INTERVIEW / JO FRANCO: MAKEUP ARTIST

We had a conversation with Jo Franco, makeup artist, to discuss his career and the makeup field.

Jo comes from a multicultural background, growing up between Florida and Colombia. As a child, he had a strong artistic inclination and an affinity for beauty and fashion. “Even as grown man I would say I still have a curious and active imagination. Being a loner has made me into a bit of of a storyteller, which happens to be something that I apply to my work everyday.” Franco currently resides in Dallas, as he says the fashion industry there is vibrant, exciting and ever-growing. “I do think that I’m in a good place and enjoy being part for a market that is opening up to a more fashion forward direction.” He bounced around trying careers; retail, service, even fitness but everything came down to art, fashion and beauty in the end.

Thinking back to the start of his career, Jo says he loved “reaching into my mother’s makeup bag or using colored markers to draw eye shadow on my sister’s yearbook pictures.” In high school and college his love for the arts and fashion continued. “As I grew older and after many jobs I was never good at I realized that my obsession with beauty products and fashion were more than just vanity, it mean something to me. Growing up I enjoyed making up stories and drawing, so then I came to find a way to express my creativity and fascination with beauty through the art of makeup.” So, Jo quit his job, walked into a makeup store and asked for one. “[I] was then determined to become the best artist I could possibly be. Haven’t looked back ever since and I couldn’t be happier.”

Aside from short makeup workshops, seminars and beauty counter tips and tricks, he has had no formal training. Beyond that, Jo has been involved in the Mastered program for makeup artists, applying after seeing the results from some of his favorite artists and friends. “I felt I was pretty well rounded in technique and I knew my way around a set, but I wanted to exercise and develop my creativity, network and industry knowledge, which are some of the most important things to be successful.” When talking about the experience, he notes “I was very impressed by the engagement and intricacy set by the Mastered team. The course work is intense but fun and very eye opening, I’m glad I joined and will recommend it to anyone who wants to highlight the “artist” part of being a makeup artist.”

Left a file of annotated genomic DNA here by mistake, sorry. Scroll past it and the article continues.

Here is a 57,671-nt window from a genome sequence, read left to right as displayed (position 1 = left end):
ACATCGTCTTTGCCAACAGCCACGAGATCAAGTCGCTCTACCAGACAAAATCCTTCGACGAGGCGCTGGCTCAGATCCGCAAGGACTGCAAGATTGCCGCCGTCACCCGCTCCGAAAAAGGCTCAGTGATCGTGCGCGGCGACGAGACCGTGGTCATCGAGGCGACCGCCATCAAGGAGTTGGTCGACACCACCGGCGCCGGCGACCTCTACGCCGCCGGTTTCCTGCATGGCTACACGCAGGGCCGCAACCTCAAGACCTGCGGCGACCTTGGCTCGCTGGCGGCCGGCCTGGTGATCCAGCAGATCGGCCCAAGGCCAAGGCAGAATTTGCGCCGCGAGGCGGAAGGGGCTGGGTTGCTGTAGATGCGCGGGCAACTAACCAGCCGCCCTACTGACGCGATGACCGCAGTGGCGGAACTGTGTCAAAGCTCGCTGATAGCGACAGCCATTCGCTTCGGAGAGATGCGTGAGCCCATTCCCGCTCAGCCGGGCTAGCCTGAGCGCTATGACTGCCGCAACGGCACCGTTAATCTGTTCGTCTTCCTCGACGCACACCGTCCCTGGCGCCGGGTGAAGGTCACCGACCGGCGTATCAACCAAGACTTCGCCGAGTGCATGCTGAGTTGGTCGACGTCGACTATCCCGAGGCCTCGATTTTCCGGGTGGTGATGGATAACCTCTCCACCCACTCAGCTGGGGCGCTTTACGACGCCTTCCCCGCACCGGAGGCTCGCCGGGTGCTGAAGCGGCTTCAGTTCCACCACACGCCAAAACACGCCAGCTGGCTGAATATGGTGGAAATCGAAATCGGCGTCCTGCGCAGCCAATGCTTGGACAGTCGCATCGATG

Jo says his work is “different and unique to me–– that doesn’t necessarily mean its better than someone else’s.” He draws inspiration from many things like stories. “I definitely like to add a bit of poetry into anything I do; it being simple, whimsical, edgy or conventionally beautiful, there’s always a story behind it and a meaning to me.” In addition to this, being engaged and having a great attitude elevates his work. His ultimate goal is to continue to create beautiful characters, worlds and impactful art. “No matter if I’m creating a classically beautiful image, a playful story or a darker concept I always want to evoke an unforgettable feel and a strong visual.”

In terms of the industry itself, Franco shares his opinions of retouching in mainstream fashion and beauty photography. “Let’s start with the unrealistic standards set by the beauty and fashion industry. You can literally create an ideal human being on Photoshop. Editing is an important part of any successful production, there’s certain things that are hard to achieve with just makeup and styling; product moves out of place, clothes wrinkle, hair gets out of place and it would be a shame to pass on a great image just because of small things affected by what we can’t control.” But he says there is a fine line between tweaking things and giving an effect or mood, vs. blatantly changing or re-doing someone else’s work. “At this rate, software will replace us all. We need to remind the industry the reason why we exist.”

Something in Jo’s kit we wouldn’t expect? “I carry I few sets of very natural and neutral press on nails; they come in very handy in test shoots or in jobs where there’s no nail artist available. Among other things I also carry are a cigarette lighter to melt kohl pencils and a jeweler’s headlamp with magnifying glasses for very detailed work.” His absolute essentials, however, are skin care products. “I spend a good portion of my time making sure the skin is nicely prepped–– the least amount of complexion such as foundation and concealer products I use the better it is for me.”

And finally, a word of advice for makeup industry up-and-comers from Jo: “Work on your skill. Practice, don’t be afraid to experiment and make mistakes… it’s just makeup, it comes off and you’ll instantly learn what not to do next time.” Additionally, Jo says to “draw inspiration but don’t copy. No idea is completely pure but you can always adapt an idea to your own aesthetic.” And finally? “Remember that being on time; working hard, being professional, and impeccable with your word and actions are things that require no talent.”

Thank you Jo for sharing your story with us! You can see Jo’s work at @jofrancoartistry.